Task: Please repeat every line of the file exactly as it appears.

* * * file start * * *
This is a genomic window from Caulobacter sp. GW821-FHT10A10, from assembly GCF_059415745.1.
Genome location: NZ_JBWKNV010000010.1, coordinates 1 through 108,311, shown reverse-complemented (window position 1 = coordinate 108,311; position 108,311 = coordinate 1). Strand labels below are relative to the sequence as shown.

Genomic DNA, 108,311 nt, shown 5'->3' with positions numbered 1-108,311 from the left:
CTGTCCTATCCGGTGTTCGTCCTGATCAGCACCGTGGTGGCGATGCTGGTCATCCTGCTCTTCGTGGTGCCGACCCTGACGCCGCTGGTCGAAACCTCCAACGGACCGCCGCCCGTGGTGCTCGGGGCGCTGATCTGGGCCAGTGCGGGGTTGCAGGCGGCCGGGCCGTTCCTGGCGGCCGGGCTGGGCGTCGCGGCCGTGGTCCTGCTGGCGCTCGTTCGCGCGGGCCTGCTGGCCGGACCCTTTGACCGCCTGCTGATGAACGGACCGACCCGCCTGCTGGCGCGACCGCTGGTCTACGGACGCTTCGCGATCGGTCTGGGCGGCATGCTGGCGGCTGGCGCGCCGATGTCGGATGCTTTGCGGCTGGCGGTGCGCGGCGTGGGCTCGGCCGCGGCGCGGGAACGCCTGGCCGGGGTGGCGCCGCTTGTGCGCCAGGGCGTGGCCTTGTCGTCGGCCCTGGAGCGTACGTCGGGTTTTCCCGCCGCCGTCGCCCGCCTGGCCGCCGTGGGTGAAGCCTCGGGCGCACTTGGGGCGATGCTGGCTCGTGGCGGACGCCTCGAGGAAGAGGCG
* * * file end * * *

This is a genomic window from Caulobacter sp. GW821-FHT10A10, from assembly GCF_059415745.1.
Genome location: NZ_JBWKNV010000010.1, coordinates 1 through 108,311, shown reverse-complemented (window position 1 = coordinate 108,311; position 108,311 = coordinate 1). Strand labels below are relative to the sequence as shown.

Genomic DNA, 108,311 nt, shown 5'->3' with positions numbered 1-108,311 from the left:
CTGTCCTATCCGGTGTTCGTCCTGATCAGCACCGTGGTGGCGATGCTGGTCATCCTGCTCTTCGTGGTGCCGACCCTGACGCCGCTGGTCGAAACCTCCAACGGACCGCCGCCCGTGGTGCTCGGGGCGCTGATCTGGGCCAGTGCGGGGTTGCAGGCGGCCGGGCCGTTCCTGGCGGCCGGGCTGGGCGTCGCGGCCGTGGTCCTGCTGGCGCTCGTTCGCGCGGGCCTGCTGGCCGGACCCTTTGACCGCCTGCTGATGAACGGACCGACCCGCCTGCTGGCGCGACCGCTGGTCTACGGACGCTTCGCGATCGGTCTGGGCGGCATGCTGGCGGCTGGCGCGCCGATGTCGGATGCTTTGCGGCTGGCGGTGCGCGGCGTGGGCTCGGCCGCGGCGCGGGAACGCCTGGCCGGGGTGGCGCCGCTTGTGCGCCAGGGCGTGGCCTTGTCGTCGGCCCTGGAGCGTACGTCGGGTTTTCCCGCCGCCGTCGCCCGCCTGGCCGCCGTGGGTGAAGCCTCGGGCGCACTTGGGGCGATGCTGGCTCGTGGCGGACGCCTCGAGGAAGAGGCG